We were in terrible shape. We were all alone and losing altitude. I thought we were likely to be picked off by German fighters. Then, almost miraculously, we saw the P-38's. They had come up farther than ever before from their Italian base. The Germans decided they had done their job and turned for home.We limped back to Manduria, shot up and with only two and a half engines operating. That day, February 23, 1944, Group losses were the worst in the war.  We didn't have enough airplanes to mount a Group mission on February 24.However,onFebruary 25 we went back to Regensburg and earned a Presidential Citation for that mission.

My crew on Ol' Yeller 28 was the only crew in the 723rd Squadron, and possibly the Group, to successfully complete all three missions:  Regensburg February 22, Steyr February 23 and Regensburg Feb 25. By the way, 50 years after his airplane exploded over Steyr, Lou Samsa showed up at a 450th reunion. I was shocked. It turns out that Lou had been blown out of the airplane. He had regained consciousness in time to pull his ripcord and was taken prisoner.  There was one other survivor who had jumped when the engine fire started.I never thought I'd complete my missions. After surveying the losses of both the original and replacement crews, I figured the odds were too high against that. I'm glad I was wrong.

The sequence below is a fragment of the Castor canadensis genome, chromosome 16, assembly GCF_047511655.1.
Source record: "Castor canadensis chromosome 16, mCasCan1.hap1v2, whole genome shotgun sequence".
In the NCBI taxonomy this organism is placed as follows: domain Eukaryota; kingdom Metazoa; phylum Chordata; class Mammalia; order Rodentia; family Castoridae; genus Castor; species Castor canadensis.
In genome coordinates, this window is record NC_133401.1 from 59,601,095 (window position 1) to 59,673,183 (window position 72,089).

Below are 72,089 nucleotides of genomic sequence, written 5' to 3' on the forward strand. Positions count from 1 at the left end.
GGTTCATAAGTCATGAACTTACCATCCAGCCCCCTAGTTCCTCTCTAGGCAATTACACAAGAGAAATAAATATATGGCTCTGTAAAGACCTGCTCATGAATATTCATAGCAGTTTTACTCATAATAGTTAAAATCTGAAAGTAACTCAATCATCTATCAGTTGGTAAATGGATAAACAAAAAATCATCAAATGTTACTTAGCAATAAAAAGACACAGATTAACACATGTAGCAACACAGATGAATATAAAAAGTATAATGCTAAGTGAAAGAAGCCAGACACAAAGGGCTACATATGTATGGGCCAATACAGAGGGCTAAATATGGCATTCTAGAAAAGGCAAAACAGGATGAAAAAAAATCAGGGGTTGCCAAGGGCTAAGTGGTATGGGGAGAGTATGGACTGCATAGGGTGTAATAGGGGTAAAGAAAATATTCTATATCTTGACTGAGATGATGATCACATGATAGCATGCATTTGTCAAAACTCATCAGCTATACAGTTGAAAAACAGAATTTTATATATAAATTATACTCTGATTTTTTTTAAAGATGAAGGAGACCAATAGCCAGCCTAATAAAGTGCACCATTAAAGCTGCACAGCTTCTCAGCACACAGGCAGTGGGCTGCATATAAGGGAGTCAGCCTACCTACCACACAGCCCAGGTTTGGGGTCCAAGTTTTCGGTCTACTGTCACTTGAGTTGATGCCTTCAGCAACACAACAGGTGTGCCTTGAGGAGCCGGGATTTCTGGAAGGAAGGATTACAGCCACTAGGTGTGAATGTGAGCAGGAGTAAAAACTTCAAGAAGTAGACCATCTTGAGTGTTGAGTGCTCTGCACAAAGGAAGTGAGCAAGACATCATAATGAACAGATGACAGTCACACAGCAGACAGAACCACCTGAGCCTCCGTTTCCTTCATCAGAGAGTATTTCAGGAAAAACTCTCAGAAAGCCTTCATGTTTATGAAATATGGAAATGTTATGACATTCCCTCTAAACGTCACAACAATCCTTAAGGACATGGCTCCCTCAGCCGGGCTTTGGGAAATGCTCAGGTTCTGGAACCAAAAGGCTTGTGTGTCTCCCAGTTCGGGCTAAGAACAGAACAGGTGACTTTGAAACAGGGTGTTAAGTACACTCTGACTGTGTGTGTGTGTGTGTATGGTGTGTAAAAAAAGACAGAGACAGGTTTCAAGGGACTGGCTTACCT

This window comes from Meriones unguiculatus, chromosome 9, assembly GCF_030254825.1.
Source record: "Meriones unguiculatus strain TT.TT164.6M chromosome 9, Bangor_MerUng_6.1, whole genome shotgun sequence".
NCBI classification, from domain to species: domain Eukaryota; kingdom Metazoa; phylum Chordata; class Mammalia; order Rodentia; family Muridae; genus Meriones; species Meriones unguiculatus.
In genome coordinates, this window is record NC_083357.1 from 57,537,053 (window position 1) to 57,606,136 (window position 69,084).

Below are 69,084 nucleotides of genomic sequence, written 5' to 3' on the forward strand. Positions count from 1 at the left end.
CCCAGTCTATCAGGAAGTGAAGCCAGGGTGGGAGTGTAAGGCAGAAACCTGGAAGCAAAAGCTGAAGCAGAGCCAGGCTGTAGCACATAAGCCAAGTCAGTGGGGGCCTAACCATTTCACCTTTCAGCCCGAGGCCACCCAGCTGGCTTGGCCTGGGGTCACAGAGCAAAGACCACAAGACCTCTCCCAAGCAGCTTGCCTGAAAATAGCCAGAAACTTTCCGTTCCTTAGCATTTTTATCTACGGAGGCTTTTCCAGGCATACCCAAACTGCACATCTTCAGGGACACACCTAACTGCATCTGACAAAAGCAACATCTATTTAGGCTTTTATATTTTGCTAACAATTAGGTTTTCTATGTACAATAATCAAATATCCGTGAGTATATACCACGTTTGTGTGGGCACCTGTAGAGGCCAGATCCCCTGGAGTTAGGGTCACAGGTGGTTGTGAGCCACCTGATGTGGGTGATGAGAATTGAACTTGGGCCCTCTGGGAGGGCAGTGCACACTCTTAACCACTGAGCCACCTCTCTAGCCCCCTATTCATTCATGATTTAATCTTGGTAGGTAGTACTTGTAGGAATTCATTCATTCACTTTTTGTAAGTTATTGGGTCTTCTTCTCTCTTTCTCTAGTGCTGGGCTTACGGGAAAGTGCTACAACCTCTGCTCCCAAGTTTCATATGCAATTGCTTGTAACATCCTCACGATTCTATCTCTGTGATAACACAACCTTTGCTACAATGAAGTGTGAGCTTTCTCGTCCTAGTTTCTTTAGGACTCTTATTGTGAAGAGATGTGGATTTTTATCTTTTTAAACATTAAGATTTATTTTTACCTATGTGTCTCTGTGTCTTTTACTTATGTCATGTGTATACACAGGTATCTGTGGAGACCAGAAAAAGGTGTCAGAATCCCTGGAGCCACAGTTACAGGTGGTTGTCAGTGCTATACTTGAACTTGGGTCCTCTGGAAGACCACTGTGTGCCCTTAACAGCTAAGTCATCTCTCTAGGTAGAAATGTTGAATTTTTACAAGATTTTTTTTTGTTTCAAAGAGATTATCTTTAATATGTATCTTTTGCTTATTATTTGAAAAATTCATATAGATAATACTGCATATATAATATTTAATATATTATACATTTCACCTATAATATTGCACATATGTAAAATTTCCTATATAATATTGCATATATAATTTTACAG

When I flew my last flight in late May, 1944, I was a happy warrior.  After all I'd been through, I was ready to celebrate.  So I buzzed the air field at Manduria flying that 4 engine B-24 just a few feet above the runway and pulling up at the end fighter style.  Ground crews working on airplanes scattered. One person jumped out of the tower and hurt his knee, I'm sorry to say. (I've received a lot of comments at various reunions about that buzz job.) 

As I was walking to debriefing, Colonel Gideon, the Group Commander, came up to me and said sternly, "You're confined to quarters."  I thought what a way to finish up.   I wondered what the further punishment would be.Three days later Col. Gideon promoted me to captain -- -- and I was on my way home.

By   Bill Conklin

North Africa

North Africa

Left to Right

William Flock, Bill Conklin, Richard Whitney
West Palm Beach, 1943

Rest Camp

Rest Camp

Beside the 723rd Barracks

Bill with roommate Charles Molitor

Bill receiiving Air Medal from Harry Kellman
Charles Roberts is in the background

1944 beside a B-24

1994 beside a B-24

Flying in 1944

In the pilot seat in 1994

This picture of Bill was taken three days after being confined to quarters.
He buzzed the field after completing his 50th mission

February 1944 flight log
Bill flew all three missions in "Big Week"

Information courtesy of William Conklin

Link To Crew Pictures